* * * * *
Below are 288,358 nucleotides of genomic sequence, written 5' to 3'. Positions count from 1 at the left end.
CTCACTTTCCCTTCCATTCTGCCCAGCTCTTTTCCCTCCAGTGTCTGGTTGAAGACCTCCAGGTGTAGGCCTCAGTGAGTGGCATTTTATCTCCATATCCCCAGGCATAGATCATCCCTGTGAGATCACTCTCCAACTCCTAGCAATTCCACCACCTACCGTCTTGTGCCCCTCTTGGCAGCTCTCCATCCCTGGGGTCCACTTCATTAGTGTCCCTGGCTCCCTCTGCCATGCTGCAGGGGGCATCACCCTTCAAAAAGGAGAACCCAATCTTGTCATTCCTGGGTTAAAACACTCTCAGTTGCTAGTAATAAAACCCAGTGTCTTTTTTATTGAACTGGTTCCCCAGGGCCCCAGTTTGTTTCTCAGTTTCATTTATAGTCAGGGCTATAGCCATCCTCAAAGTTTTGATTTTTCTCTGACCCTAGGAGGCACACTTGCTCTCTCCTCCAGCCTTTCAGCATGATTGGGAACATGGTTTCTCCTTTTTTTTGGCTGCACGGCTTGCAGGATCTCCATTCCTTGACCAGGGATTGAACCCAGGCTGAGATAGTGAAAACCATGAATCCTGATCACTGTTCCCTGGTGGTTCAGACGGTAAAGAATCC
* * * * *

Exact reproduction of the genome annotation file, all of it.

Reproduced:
Below are 288,358 nucleotides of genomic sequence, written 5' to 3'. Positions count from 1 at the left end.
CTCACTTTCCCTTCCATTCTGCCCAGCTCTTTTCCCTCCAGTGTCTGGTTGAAGACCTCCAGGTGTAGGCCTCAGTGAGTGGCATTTTATCTCCATATCCCCAGGCATAGATCATCCCTGTGAGATCACTCTCCAACTCCTAGCAATTCCACCACCTACCGTCTTGTGCCCCTCTTGGCAGCTCTCCATCCCTGGGGTCCACTTCATTAGTGTCCCTGGCTCCCTCTGCCATGCTGCAGGGGGCATCACCCTTCAAAAAGGAGAACCCAATCTTGTCATTCCTGGGTTAAAACACTCTCAGTTGCTAGTAATAAAACCCAGTGTCTTTTTTATTGAACTGGTTCCCCAGGGCCCCAGTTTGTTTCTCAGTTTCATTTATAGTCAGGGCTATAGCCATCCTCAAAGTTTTGATTTTTCTCTGACCCTAGGAGGCACACTTGCTCTCTCCTCCAGCCTTTCAGCATGATTGGGAACATGGTTTCTCCTTTTTTTTGGCTGCACGGCTTGCAGGATCTCCATTCCTTGACCAGGGATTGAACCCAGGCTGAGATAGTGAAAACCATGAATCCTGATCACTGTTCCCTGGTGGTTCAGACGGTAAAGAATCC